Laboratory analysis: Plasma glucose, transaminases, CPK and creatinine were determined by routine methods. Serum lipid levels (total cholesterol, HDL-cholesterol, and triglycerides) were analyzed by commercially available tests (Roche Diagnostics GmbH, Mannheim, Germany). Blood samples were stored at -20ºC until determinations of apolipoproteins and inflammatory markers. Apolipoprotein A-I and B were measured by immunoturbidimetry (Olympus Life and Material Science Europa GmbH, Lismeeham, Ireland), with an intra-assay coefficient of variability (CV) of 1.26-1.30% and 0.93-1.17% respectively, and an inter-assay CV of 1.43-1.55% and 1.10-1.46%, respectively. High-sensitivity CRP (Immulite - DPC, Los Angeles, CA, USA), TNF-α and IL-6 (Immulite - Euro/DPC, Llanberis, Gwynedd, UK) were determined by chemiluminescent immunometric assay. The sensitivity of CRP assay was 0.01 mg/dL (intra-assay CV 4.2-6.4% and inter-assay CV 4.8-10%), of TNF-α assay 1.7 pg/mL (intra-assay CV 2.6-3.6%, inter-assay CV 4.0-6.5%) and of IL-6 assay was 2.0 pg/mL (intra-assay CV 3.5-6.2%, inter-assay CV 5.1-7.5%).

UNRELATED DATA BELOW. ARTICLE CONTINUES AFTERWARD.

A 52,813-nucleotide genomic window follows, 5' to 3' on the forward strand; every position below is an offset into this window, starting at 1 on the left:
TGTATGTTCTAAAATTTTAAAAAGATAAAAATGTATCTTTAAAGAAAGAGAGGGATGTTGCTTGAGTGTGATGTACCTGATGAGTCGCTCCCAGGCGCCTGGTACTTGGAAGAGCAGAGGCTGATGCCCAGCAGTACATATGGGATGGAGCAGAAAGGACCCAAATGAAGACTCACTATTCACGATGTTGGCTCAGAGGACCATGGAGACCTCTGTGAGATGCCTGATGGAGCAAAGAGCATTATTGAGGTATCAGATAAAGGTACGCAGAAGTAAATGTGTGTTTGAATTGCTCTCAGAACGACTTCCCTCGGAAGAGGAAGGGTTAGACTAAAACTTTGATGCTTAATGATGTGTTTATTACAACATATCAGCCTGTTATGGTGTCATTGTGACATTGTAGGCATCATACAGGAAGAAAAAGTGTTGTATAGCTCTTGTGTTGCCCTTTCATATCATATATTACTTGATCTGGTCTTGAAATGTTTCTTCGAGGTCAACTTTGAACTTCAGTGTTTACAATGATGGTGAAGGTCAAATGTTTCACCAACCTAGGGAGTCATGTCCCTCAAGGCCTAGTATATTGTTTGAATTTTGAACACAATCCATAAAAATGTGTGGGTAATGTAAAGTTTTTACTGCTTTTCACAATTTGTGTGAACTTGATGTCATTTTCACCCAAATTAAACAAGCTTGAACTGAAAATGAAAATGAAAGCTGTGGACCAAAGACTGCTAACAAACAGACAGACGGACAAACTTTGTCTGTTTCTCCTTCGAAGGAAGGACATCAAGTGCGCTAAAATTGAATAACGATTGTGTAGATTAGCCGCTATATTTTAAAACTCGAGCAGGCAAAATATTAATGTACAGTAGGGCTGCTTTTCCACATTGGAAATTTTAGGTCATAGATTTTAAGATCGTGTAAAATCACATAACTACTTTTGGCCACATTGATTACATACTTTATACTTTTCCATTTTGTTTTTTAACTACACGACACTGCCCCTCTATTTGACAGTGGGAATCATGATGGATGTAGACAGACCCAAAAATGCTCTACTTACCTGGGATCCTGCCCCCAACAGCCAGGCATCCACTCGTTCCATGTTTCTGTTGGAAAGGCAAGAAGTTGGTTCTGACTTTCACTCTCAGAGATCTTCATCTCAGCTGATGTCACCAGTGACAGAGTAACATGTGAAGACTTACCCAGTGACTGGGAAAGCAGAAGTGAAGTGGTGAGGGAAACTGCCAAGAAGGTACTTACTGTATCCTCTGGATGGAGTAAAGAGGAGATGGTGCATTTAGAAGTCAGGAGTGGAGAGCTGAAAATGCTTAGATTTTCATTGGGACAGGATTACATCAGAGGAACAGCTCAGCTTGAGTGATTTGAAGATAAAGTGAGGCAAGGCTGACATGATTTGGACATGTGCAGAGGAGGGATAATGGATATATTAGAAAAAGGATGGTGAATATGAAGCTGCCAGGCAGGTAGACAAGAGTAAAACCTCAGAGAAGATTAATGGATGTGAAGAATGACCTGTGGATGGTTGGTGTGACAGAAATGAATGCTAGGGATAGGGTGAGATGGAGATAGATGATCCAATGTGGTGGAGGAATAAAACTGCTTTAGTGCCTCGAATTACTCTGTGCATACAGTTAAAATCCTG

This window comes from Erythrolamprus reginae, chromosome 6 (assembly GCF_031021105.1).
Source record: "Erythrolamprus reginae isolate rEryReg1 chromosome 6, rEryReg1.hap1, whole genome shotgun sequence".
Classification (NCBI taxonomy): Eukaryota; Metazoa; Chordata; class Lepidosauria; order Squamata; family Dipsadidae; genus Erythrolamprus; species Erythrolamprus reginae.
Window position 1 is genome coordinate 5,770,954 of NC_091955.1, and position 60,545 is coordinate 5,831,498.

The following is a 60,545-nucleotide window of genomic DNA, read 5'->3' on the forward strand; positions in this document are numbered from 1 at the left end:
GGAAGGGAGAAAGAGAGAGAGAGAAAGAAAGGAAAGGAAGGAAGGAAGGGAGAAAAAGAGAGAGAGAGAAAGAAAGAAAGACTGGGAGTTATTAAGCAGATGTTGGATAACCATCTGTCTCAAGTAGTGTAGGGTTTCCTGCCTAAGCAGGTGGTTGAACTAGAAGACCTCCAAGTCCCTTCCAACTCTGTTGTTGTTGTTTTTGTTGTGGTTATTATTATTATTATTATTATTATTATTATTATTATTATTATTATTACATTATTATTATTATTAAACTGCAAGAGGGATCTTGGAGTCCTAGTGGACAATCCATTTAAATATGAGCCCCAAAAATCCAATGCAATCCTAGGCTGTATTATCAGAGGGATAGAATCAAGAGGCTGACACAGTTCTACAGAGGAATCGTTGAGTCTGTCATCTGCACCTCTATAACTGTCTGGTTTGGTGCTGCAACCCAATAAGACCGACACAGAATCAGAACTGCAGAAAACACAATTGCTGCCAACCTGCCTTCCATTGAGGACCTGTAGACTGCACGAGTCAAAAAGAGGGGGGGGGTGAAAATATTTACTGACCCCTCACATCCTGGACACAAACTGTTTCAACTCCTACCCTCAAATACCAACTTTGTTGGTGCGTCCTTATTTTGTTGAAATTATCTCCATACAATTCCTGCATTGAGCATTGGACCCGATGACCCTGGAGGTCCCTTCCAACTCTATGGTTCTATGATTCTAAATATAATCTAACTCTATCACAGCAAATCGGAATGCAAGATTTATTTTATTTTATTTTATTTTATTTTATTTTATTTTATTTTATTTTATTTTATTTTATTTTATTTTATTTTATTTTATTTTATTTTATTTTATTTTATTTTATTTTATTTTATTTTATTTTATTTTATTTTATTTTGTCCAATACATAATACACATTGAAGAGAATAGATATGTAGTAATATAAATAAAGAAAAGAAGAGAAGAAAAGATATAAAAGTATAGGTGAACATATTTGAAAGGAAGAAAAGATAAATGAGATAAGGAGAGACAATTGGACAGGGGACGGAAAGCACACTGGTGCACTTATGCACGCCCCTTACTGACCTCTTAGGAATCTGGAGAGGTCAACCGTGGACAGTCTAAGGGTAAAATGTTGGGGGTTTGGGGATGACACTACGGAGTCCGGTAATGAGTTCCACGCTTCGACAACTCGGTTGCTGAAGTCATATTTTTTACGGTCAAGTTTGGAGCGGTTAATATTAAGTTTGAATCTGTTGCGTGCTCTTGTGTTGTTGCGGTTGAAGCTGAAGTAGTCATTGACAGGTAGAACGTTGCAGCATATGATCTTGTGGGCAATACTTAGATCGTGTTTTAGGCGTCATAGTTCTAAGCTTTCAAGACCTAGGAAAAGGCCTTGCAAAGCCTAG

Statistical analysis: Data were expressed as mean values and standard errors or deviations. Unpaired Student's t test was used to compare groups at baseline and chi-square to assess differences between qualitative data. One-way ANOVA for repeated measures was used to evaluate the effect of drugs over time and to compare data between groups of subjects according to the type of therapy. Pairwise contrasts were made by comparing least-square mean estimates, and P values adjusted for multiple comparisons using the Bonferroni Holm method. The level of significance was set at P < 0.05. Correlation between variables was tested by the Pearson coefficient, also employed to assess whether changes in variables over time were correlated. Data analysis was performed using Statistical Analysis System software, version 8.2 (SAS Institute, Cary, NC).
|Study Type ICMJE||Interventional|
|Study Phase ICMJE||Not Applicable|
|Study Design ICMJE||Allocation: Randomized
Intervention Model: Parallel Assignment